Universitas Indonesia Conferences, Asian Federation for Pharmaceutical Sciences (AFPS) 2019

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Meconium Microbiota Profile and Clinical Outcomes in Neonates at National Referral Hospital Cipto Mangunkusumo, Jakarta
Amarila Malik, Firsty Amanah Prasetyaningsih, Grasella Grasella, Kristien Juni Thandwi Jonathan, Rinawati Rohsiswatmo, Radhian Amandito

Last modified: 2019-07-18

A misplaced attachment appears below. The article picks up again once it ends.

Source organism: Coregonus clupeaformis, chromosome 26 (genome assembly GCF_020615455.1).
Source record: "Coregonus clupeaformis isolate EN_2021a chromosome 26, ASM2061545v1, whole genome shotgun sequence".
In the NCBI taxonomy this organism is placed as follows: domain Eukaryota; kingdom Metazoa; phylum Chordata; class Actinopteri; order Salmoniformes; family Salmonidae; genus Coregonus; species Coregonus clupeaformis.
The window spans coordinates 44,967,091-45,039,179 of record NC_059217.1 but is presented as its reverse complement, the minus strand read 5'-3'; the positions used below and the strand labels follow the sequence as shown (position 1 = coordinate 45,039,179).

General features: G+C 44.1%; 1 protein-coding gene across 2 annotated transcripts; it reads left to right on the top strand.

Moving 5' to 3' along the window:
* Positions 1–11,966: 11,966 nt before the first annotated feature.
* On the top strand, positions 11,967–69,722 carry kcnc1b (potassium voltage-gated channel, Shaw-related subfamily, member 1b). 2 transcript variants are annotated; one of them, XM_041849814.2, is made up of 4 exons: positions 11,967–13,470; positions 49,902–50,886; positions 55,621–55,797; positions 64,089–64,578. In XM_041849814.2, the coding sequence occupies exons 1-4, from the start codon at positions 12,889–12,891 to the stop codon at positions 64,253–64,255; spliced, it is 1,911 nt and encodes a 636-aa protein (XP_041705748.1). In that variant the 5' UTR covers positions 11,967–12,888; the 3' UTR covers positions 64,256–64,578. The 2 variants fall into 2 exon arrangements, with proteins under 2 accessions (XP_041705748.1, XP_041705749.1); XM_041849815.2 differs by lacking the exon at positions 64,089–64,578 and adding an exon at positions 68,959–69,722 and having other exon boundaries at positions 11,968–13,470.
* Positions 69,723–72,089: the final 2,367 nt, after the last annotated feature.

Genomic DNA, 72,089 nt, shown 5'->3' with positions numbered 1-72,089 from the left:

Background:The microbial colonization of the neonates gastrointestinal tract is an essential process in the human lifecycle and have important consequences for human health and disease. However, information about composition of meconium microbiota in neonates with clinical problem is lacking in Indonesian populations. Objective:This study aimed to obtain preliminary profile of meconium microbiota in neonates with some clinical outcomes in Indonesian population. Materials and Methods:We enrolled 15 neonates providing meconium samples from February to March 2019 and treated in the National Referral Hospital Cipto Mangunkusumo, Jakarta, Indonesia. Subjects’ characteristics, such as feeding pattern, birth weight, delivery mode, and breathing assistance were obtained from medical records. Each sample was cultured microbiologically on selective and nonselective media to quantify cultivable bacteria and allow further study of the isolate. Identification based on selective media, morphology, microscopy, and molecular technique by Polymerase Chain Reaction-16s rRNA sequencing were performed to provide deeper information about bacterial diversity prior to profile the meconium microbiota. Meconium microbiota profile and the clinical outcomes comprising neonatal necrotizing enterocolitis (NEC), sepsis, and hyperbilirubinemia were analyzed. Results:Aside from hyperbilirubinemia, we didn’t discover other clinical outcomes such as neonatal sepsis and NEC. Staphylococcus, particularly Staphylococcus hominis, andBacilluswere detected as dominant bacteria in neonates’ meconium, followed by Streptococcus,Enterococcus, and EnterobacterEnterobacter hormaechei, Enterococcus faecalis, Erwinia billingae, Klebsiella pneumoniae, Micrococcus luteus, andAtlantibacter hermannii were found only in hyperbilirubinemia neonates whileEnterococcus hirae, Acinetobacter baumannii, Brevibacillus agri, andPseudomonas stutzeri were found only in neonates without hyperbilirubinemia. Conclusion:We didn’t find other clinical outcomes except hyperbilirubinemia in this study. Profile of meconium microbiota in neonates with and without hyperbilirubinemia was predominated by Staphylococcusand Bacilluswith the difference in the species and abundance and also consists of unique species and low abundance bacteria in each profile.